|Coal pollution in Santa Marta Bay.|
The fine of 6.97 billion pesos, or about $3.6 million, is a lot of money to you or me, but amounts to about 0.12% of Drummond's 2012 revenue of around $3 billion. I suspect that Drummond has insurance and that these are just routine operating expenses for the multinational.
Drummond says that the accident "could have happened to anyone" and that only a coal slurry was dumped into the water to prevent an even worse disaster.
And the coal business is profitable enough that, despite the potential for more fines, Drummond, plans to continue loading coal the dangerous, dirty and old fashioned way off of Santa Marta. Six years ago, the ministry gave coal companies until Jan. 1, 2014 to build safer direct-loading coal terminals and eliminate those dirty barges. Other coal companies have made the change, but Drummond apparently found it cheaper - even with the fines - and easier to continue using dirty barges than to meet the deadline. The company now says it will build a new loading system by next March.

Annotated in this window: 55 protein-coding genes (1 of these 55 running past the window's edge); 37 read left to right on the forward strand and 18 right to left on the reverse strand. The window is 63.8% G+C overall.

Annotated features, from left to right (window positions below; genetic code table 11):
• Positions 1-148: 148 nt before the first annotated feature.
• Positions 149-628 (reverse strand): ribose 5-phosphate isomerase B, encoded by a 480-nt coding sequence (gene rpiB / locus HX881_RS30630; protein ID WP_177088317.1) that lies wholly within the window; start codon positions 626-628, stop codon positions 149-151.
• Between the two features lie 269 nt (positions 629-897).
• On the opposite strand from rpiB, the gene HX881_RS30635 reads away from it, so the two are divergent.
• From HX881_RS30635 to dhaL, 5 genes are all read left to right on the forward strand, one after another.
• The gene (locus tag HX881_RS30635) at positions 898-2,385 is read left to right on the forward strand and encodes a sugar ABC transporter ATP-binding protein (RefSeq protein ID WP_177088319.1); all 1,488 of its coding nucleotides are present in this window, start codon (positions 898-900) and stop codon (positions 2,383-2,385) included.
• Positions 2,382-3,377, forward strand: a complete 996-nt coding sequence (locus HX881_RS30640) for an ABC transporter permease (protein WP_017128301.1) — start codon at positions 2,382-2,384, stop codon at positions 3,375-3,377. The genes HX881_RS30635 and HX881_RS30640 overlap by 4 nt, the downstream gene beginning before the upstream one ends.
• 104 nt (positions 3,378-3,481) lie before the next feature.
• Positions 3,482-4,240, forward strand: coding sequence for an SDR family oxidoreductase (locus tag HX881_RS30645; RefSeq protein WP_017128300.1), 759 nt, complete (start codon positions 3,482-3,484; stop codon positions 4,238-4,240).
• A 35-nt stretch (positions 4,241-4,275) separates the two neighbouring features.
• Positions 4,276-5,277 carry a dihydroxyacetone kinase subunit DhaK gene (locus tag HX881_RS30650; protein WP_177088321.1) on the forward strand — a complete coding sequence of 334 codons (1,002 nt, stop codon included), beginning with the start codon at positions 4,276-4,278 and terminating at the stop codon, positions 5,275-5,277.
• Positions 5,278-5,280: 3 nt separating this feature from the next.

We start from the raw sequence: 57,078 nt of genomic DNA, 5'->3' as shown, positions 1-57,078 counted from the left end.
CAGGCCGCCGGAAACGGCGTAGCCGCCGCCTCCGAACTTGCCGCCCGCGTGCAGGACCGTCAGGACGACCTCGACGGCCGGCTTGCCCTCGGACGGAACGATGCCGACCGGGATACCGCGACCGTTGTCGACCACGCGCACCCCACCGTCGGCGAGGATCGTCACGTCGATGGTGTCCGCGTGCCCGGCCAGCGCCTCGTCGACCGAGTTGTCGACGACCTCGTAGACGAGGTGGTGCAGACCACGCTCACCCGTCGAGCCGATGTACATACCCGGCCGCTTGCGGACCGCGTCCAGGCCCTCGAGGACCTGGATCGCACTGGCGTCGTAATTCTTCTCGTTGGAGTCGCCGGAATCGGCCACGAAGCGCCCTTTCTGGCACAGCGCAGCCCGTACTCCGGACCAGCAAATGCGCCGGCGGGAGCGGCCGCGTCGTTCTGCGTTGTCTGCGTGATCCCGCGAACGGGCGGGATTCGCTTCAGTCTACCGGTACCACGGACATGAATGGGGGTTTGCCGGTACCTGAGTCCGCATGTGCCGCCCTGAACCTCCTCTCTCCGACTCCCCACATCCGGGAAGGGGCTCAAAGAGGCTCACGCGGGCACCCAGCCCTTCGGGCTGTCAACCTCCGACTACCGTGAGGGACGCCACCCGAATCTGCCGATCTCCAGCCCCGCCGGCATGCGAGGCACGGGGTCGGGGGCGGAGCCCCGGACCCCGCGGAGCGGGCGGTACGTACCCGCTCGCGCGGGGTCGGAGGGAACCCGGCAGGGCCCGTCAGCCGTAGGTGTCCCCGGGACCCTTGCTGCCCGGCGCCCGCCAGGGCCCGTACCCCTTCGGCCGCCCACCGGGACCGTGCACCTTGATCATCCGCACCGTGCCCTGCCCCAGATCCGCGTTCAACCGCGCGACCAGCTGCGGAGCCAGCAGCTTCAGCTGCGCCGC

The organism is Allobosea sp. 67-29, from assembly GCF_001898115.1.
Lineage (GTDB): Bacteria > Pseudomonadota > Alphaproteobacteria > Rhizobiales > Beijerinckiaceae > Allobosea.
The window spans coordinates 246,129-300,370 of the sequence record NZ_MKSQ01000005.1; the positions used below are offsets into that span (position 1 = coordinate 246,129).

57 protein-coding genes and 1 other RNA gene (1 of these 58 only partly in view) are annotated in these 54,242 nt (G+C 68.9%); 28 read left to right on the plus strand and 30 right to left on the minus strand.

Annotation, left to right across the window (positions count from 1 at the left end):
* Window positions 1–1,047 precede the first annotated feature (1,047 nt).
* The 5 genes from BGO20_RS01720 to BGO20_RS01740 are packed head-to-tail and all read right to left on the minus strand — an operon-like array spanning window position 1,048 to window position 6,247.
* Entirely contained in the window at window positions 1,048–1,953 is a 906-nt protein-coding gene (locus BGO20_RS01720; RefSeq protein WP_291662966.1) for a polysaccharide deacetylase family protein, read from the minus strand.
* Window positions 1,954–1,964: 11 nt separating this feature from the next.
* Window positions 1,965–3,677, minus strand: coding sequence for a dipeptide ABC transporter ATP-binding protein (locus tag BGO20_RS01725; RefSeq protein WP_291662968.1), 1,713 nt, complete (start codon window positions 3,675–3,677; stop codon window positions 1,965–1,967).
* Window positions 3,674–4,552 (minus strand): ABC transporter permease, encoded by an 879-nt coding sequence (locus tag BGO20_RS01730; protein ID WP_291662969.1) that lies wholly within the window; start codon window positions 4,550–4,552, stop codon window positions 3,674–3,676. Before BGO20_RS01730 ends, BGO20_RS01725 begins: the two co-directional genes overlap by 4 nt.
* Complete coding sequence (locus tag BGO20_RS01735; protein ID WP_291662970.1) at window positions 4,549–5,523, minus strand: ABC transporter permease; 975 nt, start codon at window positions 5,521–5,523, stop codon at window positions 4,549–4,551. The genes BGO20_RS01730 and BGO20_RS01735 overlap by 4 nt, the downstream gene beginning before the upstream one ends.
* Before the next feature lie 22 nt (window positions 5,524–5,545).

In announcing the fine, Minister of the Environment Luz Helena Sarmiento emphasized that nobody, but nobody, gets away with violating those tough Colombian environmental laws.
"In Colombia, it won't continue happening that nothing is done to those who don't comply with the law," she said. "There will be daily sanctions, no matter which company it is, nor the resources it has."
But I guess the minister's strong words don't apply to air pollution violations.
Where are those 'daily sanctions' when we need them?
So, when will something happen to this bus that's not complying with the law?
By Mike Ceaser, of Bogotá Bike Tours